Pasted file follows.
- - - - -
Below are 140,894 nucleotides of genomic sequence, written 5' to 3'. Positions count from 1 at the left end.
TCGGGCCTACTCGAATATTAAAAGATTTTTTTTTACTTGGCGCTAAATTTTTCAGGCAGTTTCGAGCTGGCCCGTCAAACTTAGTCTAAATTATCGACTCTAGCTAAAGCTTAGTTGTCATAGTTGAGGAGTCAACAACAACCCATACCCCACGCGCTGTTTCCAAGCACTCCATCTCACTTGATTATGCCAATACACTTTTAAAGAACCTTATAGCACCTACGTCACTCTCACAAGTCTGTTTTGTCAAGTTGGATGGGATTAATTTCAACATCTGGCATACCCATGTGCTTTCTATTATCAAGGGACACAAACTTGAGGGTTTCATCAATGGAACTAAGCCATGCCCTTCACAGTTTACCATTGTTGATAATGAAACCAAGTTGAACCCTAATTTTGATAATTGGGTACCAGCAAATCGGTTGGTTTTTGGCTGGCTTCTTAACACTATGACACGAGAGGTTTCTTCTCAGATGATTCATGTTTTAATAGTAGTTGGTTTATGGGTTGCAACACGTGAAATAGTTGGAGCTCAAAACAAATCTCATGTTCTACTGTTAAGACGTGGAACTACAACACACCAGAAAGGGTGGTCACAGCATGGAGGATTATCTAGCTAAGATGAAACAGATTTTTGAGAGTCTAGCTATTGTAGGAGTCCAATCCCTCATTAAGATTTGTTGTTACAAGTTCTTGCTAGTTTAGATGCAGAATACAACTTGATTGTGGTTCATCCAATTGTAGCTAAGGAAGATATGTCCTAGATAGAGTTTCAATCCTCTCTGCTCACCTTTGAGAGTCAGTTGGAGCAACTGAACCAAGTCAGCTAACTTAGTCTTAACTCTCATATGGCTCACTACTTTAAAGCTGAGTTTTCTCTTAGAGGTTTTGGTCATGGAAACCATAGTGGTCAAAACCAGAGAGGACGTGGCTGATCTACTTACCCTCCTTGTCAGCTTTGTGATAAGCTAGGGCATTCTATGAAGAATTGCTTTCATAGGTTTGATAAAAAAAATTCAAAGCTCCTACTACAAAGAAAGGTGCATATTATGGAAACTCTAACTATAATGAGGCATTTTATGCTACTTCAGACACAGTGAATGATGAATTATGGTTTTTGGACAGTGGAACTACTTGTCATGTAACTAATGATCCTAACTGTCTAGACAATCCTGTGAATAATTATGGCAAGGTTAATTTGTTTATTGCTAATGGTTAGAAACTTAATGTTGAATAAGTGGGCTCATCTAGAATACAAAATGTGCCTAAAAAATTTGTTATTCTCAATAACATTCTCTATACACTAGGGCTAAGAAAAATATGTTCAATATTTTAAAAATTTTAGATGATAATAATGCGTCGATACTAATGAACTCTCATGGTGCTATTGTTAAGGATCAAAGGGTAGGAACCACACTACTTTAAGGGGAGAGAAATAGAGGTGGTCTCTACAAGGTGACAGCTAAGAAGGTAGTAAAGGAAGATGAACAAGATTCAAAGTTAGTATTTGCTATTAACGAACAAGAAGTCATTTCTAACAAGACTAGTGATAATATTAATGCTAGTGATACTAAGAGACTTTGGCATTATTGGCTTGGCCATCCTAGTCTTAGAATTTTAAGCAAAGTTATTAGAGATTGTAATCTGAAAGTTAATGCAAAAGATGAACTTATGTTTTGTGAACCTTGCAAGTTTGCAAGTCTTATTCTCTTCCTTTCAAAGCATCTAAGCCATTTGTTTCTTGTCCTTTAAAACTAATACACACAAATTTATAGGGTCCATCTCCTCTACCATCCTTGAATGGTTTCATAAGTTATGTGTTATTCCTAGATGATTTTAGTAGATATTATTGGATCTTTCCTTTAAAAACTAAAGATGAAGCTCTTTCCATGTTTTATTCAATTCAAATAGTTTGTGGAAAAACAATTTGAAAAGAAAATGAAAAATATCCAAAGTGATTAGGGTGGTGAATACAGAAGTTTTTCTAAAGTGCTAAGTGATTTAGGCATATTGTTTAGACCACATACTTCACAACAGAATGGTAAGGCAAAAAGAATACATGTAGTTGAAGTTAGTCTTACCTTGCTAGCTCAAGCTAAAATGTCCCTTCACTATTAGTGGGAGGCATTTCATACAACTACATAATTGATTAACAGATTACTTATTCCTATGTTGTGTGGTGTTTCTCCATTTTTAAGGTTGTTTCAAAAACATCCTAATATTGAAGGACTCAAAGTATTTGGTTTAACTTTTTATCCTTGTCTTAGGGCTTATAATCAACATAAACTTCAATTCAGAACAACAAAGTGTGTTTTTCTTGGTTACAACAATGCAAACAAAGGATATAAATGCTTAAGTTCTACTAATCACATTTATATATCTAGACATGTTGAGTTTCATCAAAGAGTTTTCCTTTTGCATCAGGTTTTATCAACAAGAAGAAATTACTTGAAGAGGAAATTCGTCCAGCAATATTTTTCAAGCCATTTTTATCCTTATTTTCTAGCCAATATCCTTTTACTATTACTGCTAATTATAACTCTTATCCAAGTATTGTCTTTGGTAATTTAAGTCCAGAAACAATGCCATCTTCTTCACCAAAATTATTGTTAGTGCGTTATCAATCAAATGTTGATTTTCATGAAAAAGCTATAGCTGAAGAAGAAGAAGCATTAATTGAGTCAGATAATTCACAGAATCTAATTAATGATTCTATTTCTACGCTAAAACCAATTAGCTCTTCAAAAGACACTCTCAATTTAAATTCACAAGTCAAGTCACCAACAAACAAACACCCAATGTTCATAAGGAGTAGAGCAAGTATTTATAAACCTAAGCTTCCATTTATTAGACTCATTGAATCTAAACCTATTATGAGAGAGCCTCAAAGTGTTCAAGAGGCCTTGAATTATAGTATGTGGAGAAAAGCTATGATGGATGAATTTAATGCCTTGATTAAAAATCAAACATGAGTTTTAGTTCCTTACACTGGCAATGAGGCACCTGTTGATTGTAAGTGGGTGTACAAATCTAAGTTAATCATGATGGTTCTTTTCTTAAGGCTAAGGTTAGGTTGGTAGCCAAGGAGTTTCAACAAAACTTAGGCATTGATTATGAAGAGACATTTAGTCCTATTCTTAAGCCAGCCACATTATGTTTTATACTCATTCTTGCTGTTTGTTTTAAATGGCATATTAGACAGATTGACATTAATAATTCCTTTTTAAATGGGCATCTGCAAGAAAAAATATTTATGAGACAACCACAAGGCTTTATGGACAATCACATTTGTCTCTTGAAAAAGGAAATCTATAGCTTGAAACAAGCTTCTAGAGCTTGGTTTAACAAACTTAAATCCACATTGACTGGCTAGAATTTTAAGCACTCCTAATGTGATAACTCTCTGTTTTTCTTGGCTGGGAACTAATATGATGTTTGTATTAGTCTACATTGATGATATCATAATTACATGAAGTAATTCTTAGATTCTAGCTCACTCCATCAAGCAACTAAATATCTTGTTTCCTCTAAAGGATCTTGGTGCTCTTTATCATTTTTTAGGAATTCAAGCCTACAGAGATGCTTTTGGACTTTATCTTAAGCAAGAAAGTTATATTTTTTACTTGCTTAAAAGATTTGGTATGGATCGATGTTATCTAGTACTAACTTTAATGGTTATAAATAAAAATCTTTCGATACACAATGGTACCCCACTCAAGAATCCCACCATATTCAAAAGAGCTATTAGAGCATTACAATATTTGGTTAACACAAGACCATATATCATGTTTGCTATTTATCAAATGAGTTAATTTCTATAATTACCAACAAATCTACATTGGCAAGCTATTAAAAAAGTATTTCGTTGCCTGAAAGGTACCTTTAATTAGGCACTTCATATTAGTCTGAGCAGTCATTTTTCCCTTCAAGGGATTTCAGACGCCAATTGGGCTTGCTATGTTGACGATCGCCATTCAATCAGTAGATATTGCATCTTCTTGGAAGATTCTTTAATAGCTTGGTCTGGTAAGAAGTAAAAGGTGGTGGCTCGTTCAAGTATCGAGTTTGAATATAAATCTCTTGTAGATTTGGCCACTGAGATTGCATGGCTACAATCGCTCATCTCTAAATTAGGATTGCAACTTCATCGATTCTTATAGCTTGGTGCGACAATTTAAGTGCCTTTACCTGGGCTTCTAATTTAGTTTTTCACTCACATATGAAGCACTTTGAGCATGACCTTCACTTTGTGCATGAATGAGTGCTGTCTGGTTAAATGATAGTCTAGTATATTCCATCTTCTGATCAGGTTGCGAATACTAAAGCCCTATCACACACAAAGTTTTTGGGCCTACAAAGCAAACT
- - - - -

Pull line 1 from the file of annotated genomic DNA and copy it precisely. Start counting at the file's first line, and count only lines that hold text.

Below are 140,894 nucleotides of genomic sequence, written 5' to 3'. Positions count from 1 at the left end.